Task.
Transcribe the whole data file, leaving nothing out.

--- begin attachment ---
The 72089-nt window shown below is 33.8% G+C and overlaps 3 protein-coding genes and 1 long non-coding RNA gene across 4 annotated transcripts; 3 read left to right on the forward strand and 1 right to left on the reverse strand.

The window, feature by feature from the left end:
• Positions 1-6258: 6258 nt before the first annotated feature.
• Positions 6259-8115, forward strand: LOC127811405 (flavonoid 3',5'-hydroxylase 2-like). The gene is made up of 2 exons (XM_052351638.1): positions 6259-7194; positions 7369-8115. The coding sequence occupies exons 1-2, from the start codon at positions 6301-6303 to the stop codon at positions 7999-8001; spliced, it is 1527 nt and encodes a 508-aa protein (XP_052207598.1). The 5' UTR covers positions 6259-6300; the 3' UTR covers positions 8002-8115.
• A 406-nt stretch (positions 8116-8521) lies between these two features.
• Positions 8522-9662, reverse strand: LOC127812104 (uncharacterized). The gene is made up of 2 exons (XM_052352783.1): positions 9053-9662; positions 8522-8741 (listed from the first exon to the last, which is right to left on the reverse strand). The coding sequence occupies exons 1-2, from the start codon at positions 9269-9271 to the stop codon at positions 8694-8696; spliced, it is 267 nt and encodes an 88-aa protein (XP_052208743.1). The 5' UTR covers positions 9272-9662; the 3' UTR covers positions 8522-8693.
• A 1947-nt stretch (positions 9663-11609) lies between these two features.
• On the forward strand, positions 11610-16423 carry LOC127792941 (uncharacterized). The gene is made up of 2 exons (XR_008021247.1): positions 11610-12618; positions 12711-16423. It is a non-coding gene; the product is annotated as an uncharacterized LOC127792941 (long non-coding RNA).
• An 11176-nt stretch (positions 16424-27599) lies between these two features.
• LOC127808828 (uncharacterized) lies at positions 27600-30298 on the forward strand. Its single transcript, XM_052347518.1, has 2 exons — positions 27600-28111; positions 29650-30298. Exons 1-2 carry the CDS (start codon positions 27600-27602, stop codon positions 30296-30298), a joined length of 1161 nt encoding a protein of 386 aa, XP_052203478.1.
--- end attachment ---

The 72089-nt window shown below is 33.8% G+C and overlaps 3 protein-coding genes and 1 long non-coding RNA gene across 4 annotated transcripts; 3 read left to right on the forward strand and 1 right to left on the reverse strand.

The window, feature by feature from the left end:
• Positions 1-6258: 6258 nt before the first annotated feature.
• Positions 6259-8115, forward strand: LOC127811405 (flavonoid 3',5'-hydroxylase 2-like). The gene is made up of 2 exons (XM_052351638.1): positions 6259-7194; positions 7369-8115. The coding sequence occupies exons 1-2, from the start codon at positions 6301-6303 to the stop codon at positions 7999-8001; spliced, it is 1527 nt and encodes a 508-aa protein (XP_052207598.1). The 5' UTR covers positions 6259-6300; the 3' UTR covers positions 8002-8115.
• A 406-nt stretch (positions 8116-8521) lies between these two features.
• Positions 8522-9662, reverse strand: LOC127812104 (uncharacterized). The gene is made up of 2 exons (XM_052352783.1): positions 9053-9662; positions 8522-8741 (listed from the first exon to the last, which is right to left on the reverse strand). The coding sequence occupies exons 1-2, from the start codon at positions 9269-9271 to the stop codon at positions 8694-8696; spliced, it is 267 nt and encodes an 88-aa protein (XP_052208743.1). The 5' UTR covers positions 9272-9662; the 3' UTR covers positions 8522-8693.
• A 1947-nt stretch (positions 9663-11609) lies between these two features.
• On the forward strand, positions 11610-16423 carry LOC127792941 (uncharacterized). The gene is made up of 2 exons (XR_008021247.1): positions 11610-12618; positions 12711-16423. It is a non-coding gene; the product is annotated as an uncharacterized LOC127792941 (long non-coding RNA).
• An 11176-nt stretch (positions 16424-27599) lies between these two features.
• LOC127808828 (uncharacterized) lies at positions 27600-30298 on the forward strand. Its single transcript, XM_052347518.1, has 2 exons — positions 27600-28111; positions 29650-30298. Exons 1-2 carry the CDS (start codon positions 27600-27602, stop codon positions 30296-30298), a joined length of 1161 nt encoding a protein of 386 aa, XP_052203478.1.